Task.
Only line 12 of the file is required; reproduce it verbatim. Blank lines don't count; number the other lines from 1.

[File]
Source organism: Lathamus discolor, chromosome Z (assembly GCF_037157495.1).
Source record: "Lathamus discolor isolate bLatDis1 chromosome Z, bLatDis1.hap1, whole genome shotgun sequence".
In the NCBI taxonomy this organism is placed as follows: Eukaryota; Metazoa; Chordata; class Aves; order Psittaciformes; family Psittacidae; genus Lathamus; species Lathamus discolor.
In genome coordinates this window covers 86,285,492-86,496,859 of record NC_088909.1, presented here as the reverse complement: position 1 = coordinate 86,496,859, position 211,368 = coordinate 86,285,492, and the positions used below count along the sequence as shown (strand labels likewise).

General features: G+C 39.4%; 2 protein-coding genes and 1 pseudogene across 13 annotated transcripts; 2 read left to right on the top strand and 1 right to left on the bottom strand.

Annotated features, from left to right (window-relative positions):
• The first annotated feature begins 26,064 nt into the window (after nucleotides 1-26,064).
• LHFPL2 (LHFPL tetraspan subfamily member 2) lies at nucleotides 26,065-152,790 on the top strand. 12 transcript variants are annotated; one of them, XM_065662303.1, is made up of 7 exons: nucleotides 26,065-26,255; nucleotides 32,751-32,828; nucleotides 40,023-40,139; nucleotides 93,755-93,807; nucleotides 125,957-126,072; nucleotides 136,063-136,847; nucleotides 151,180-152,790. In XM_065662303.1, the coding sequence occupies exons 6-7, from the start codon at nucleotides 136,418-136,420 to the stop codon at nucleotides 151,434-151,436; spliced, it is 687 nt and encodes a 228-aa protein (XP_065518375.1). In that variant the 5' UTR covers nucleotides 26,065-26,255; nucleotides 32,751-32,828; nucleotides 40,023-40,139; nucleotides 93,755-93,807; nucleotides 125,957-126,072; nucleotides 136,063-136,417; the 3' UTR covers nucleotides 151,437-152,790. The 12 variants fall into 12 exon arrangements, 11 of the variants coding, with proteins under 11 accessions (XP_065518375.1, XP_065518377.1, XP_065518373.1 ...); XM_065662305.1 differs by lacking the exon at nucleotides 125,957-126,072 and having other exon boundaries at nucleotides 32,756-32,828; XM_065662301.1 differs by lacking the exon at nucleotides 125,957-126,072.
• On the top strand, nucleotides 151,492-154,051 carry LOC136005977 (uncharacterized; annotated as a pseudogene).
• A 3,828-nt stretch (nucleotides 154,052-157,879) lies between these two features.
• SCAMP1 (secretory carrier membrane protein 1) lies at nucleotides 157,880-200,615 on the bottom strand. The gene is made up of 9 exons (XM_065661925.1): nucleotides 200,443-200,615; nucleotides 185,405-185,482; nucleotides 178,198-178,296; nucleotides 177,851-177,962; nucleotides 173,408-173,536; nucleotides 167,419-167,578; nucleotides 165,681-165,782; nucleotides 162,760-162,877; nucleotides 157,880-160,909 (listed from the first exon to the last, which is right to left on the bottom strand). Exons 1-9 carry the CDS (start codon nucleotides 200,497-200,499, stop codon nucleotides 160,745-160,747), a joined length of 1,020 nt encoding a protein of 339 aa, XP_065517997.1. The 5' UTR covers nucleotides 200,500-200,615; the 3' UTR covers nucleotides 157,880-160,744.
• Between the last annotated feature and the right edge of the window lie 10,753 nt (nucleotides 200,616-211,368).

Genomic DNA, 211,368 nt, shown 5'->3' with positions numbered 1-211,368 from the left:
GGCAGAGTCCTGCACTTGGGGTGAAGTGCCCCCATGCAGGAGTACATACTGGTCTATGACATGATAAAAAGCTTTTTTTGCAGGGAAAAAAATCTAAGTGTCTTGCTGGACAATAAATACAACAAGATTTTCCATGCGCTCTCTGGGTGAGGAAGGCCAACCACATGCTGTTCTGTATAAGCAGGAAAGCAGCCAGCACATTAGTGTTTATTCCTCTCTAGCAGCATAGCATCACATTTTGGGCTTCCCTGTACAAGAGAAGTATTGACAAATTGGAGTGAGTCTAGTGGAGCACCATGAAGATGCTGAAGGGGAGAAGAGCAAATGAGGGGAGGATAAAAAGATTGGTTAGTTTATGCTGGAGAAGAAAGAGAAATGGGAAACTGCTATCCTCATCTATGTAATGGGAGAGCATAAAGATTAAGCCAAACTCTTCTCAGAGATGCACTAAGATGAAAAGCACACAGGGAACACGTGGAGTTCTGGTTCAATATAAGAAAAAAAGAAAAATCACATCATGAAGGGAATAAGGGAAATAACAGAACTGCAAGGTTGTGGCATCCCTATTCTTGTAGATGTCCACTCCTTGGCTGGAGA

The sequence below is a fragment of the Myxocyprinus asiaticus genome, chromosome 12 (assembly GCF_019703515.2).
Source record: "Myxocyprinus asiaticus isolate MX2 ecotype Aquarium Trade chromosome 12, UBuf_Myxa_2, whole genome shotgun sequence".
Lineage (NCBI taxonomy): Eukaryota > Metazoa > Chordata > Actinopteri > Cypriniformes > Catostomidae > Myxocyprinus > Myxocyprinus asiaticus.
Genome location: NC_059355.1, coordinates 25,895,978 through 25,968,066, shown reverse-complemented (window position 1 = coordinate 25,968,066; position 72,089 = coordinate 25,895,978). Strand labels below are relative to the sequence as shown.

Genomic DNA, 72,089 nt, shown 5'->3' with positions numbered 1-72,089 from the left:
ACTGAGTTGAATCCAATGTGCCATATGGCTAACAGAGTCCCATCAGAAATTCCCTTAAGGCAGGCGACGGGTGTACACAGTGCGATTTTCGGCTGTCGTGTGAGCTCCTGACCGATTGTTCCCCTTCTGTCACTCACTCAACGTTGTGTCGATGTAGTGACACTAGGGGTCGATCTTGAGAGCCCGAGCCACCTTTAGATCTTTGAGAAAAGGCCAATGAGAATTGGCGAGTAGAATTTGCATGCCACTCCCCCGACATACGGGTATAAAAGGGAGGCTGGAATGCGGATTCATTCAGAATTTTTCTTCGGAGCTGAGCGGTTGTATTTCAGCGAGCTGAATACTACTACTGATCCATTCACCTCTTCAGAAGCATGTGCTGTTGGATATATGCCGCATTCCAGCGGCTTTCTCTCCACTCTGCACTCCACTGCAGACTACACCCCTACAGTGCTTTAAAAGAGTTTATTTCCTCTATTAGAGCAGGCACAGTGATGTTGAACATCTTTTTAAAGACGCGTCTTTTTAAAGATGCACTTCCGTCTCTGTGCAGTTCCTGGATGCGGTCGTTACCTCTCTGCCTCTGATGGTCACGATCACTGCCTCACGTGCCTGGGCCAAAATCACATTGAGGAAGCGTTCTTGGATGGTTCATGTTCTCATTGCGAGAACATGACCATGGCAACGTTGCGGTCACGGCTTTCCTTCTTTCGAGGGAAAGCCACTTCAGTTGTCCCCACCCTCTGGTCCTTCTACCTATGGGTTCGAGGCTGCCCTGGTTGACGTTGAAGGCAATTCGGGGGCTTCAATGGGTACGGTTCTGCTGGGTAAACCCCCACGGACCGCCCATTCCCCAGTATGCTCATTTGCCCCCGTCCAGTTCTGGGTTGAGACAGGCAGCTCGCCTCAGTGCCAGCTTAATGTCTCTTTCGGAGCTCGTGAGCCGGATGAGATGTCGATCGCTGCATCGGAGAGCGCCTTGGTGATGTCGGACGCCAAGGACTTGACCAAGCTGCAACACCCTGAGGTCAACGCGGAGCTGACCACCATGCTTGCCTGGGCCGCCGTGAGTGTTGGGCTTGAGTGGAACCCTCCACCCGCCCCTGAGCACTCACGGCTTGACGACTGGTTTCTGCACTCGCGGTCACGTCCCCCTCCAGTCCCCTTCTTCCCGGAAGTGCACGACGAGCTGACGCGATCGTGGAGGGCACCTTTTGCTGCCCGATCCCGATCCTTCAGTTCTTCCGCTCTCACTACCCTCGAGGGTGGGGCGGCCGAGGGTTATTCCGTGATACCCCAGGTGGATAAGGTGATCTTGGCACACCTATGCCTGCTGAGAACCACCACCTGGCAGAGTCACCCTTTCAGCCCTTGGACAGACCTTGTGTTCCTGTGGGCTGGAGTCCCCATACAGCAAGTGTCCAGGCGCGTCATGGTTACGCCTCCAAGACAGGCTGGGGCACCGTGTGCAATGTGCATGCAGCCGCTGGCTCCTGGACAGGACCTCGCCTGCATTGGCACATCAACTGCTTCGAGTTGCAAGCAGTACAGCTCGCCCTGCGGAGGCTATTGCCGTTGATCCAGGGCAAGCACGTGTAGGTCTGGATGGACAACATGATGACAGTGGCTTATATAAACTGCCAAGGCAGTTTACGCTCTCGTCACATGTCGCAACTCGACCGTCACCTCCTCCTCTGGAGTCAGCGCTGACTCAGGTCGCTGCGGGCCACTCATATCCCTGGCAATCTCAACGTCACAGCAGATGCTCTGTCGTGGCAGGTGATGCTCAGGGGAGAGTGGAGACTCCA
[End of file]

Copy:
• Between the last annotated feature and the right edge of the window lie 10,753 nt (nucleotides 200,616-211,368).